For eight years last decade, California had democracy. Voters had a real say in who they wanted to represent them in Sacramento and Washington. Then state legislators stepped in and fixed the system to spare incumbents the inconvenience of having to worry much about challengers stepping in and taking their seats.Frustration with the rubber-stamp elections that have followed is no doubt one reason why only 27% of the state’s voters told a Field Poll in September that they approved of the Legislature.
The machinery of these lawmakers’ self-approved tenure system is very simple: The legislators get to draw, every 10 years, the lines around the districts they will represent. To no one’s surprise, they draw lines that nearly ensure that they will be reelected. In the 2004 election, the average winning margin in Assembly districts was more than 32%.
When voters recalled Gov. Gray Davis and replaced him with Arnold Schwarzenegger, the Legislature didn’t change at all. The successes and failures of ballot initiatives also suggest that the electorate’s ideological views have changed dramatically over time. But if you look at the party balance in the Legislature, you’d think California’s voters haven’t rethought their beliefs in decades.
There has been an exception to this trend of incumbent protection. In 1991, the Democratic-controlled Legislature adopted a redistricting plan, and Republican Gov. Pete Wilson vetoed it. When the Legislature failed to override the veto, the state was left with no districting plan that would reflect the results of the 1990 census. As a result, the California Supreme Court appointed a group of “special masters” to draw district lines.
Within two months, the masters presented a plan that the Supreme Court endorsed. That plan governed every election from 1992 through 2000. The districts were of the same size, respected city and county boundaries and took into account the social and economic interests of the people in each area. The one thing the masters did not do was to draw lines that would make it easy for the incumbents to win.
During the five elections held under this plan, there was real competition for votes. Many districts changed parties. According to a detailed analysis by Douglas Johnson and his colleagues at the Rose Institute of State and Local Government of Claremont-McKenna College, 10 congressional seats, six state Senate seats and 14 Assembly seats changed at least once from one party to the other. In nearly half these cases, party control changed twice.
Democracy was at work. The district lines did not change, but which party won these districts did change as voters leaned one way or the other.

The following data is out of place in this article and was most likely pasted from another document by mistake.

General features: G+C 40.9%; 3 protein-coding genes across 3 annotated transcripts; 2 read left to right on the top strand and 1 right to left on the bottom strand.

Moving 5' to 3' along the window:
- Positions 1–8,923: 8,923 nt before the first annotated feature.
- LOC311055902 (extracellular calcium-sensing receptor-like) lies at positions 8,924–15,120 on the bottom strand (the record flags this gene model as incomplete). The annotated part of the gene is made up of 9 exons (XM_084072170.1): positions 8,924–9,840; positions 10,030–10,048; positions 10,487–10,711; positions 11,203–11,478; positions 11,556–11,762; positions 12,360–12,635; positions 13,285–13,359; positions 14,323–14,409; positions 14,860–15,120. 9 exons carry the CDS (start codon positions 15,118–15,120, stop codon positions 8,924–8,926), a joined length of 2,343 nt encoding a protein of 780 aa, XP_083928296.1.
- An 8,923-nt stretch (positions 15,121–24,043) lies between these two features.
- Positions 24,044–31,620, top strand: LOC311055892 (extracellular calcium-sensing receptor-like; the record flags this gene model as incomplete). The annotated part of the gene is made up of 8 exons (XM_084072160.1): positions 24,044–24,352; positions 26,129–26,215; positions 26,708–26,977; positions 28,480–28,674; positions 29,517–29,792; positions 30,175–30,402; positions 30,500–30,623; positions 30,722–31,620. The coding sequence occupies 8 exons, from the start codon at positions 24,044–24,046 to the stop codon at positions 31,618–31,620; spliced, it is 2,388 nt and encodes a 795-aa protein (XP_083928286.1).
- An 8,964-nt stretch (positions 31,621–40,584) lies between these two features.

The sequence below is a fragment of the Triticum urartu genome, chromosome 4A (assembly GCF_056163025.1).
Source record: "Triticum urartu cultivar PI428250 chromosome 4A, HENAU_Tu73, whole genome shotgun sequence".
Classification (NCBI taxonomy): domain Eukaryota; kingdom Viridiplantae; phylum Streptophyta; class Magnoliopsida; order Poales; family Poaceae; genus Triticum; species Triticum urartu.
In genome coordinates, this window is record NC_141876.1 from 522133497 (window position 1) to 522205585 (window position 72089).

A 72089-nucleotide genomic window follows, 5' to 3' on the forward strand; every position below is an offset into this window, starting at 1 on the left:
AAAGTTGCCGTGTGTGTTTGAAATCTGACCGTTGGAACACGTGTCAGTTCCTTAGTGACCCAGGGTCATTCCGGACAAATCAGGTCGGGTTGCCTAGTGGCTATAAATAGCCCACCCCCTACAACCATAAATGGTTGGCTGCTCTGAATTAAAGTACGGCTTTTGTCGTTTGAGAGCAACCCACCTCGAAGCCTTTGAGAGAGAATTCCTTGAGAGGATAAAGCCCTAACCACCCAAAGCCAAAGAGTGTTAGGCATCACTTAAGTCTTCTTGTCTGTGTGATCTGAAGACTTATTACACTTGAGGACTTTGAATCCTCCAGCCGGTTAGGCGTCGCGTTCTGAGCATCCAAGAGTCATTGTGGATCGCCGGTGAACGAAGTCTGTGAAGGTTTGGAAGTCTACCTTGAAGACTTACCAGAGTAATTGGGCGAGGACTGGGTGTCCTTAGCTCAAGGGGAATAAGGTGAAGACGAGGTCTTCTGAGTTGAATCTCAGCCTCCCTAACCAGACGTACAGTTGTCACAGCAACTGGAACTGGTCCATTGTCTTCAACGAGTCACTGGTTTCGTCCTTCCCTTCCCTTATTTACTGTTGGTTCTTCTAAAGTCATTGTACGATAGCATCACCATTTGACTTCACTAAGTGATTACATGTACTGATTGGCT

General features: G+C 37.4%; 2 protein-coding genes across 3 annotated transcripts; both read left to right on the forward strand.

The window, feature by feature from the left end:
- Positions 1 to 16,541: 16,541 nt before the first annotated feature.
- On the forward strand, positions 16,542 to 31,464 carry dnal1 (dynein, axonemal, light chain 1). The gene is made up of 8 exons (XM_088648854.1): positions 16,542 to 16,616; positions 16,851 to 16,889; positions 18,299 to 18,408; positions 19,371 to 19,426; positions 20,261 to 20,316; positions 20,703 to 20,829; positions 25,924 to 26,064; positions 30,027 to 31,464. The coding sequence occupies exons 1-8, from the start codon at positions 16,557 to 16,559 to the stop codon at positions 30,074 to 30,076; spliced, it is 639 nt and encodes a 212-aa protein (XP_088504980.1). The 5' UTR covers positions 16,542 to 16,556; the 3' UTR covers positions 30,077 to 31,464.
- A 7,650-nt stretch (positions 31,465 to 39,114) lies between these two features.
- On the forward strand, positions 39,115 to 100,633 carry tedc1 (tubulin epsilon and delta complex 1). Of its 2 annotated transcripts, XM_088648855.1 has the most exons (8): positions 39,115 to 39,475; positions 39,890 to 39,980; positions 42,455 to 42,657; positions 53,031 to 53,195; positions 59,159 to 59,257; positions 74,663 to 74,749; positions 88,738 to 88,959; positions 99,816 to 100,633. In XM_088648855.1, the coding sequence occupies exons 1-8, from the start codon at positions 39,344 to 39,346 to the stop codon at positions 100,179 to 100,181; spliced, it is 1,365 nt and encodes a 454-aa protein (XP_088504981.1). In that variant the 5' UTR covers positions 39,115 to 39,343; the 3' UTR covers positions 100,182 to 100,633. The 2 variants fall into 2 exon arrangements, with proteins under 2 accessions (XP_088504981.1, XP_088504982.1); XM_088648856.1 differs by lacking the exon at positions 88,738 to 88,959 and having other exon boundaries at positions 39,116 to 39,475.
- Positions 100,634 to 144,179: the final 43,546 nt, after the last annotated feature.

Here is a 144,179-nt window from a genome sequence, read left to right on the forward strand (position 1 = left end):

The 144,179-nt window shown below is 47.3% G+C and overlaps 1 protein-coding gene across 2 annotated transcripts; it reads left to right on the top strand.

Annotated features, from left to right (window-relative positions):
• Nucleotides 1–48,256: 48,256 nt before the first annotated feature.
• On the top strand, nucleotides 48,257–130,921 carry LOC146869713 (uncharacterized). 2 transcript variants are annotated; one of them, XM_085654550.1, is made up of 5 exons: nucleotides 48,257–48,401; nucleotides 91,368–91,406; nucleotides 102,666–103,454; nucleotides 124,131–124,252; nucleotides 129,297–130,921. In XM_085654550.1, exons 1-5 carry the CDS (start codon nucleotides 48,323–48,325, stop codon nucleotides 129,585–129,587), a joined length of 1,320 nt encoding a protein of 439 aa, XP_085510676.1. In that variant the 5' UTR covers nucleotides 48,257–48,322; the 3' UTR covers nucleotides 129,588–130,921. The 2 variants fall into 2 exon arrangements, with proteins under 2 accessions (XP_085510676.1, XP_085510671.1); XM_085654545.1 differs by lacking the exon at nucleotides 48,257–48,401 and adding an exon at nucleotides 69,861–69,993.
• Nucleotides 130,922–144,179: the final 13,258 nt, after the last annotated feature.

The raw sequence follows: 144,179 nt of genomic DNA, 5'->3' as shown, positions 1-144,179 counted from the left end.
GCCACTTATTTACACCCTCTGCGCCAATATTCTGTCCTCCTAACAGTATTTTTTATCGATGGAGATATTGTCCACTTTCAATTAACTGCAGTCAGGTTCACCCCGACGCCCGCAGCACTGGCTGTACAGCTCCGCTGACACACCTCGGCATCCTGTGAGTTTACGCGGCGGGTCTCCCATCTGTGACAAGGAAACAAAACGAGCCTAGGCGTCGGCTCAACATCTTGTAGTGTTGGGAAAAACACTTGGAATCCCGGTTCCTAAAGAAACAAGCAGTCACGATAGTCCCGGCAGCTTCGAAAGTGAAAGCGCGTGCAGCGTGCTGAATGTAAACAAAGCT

As a result, incumbent politicians were at risk. Though most won, there were several losses: nine times for members of Congress, two times for state senators and eight times for Assembly members.
After the 2000 census, the legislators from both parties put an end to democracy. Running and losing (gasp!) was unthinkable. In 2001, a bipartisan majority passed a redistricting bill designed to protect every incumbent. With one understandable exception, it worked. The exception was the Republican House seat held by Stephen Horn in Long Beach. The Democratic vote in his district had been increasing every year, so the Republicans made a deal: redraw the lines so that Horn (or almost any Republican) would lose in exchange for a new, safely Republican seat in the Central Valley.
In some of the new districts there were no incumbents, and so in two cases there were real contests in the 2002 campaign. But two years later, everything had settled down. Not a single member of the Legislature or Congress lost. No one can be certain, but my guess is that these incumbents will find their seats very safe until the next redistricting in 2011. And then, unless something dramatic happens, we will see another bipartisan incumbent-protection bill passed.
In next week’s special election, voters will decide between two plans: Should we allow legislators to protect their districts by letting them draw the lines every 10 years? Or should we turn redistricting over to a panel of retired judges who would draw district lines, much as the special masters did in 1991, with voters given the right to approve or disapprove the results?
Based on the difference between the judicial plan in effect during the 1990s and the political plan in effect since 2001, it’s clear that voters will have more influence if the new judicial plan is approved.
Some critics of this plan say that perhaps impartial judicial districting would be a good idea but that we should wait until after the next census. But in 2011 we may well have a governor who likes incumbent protection, and there would be no proposal to let voters decide whether they prefer real democracy. It is sensible to make the change now, while we have a chance.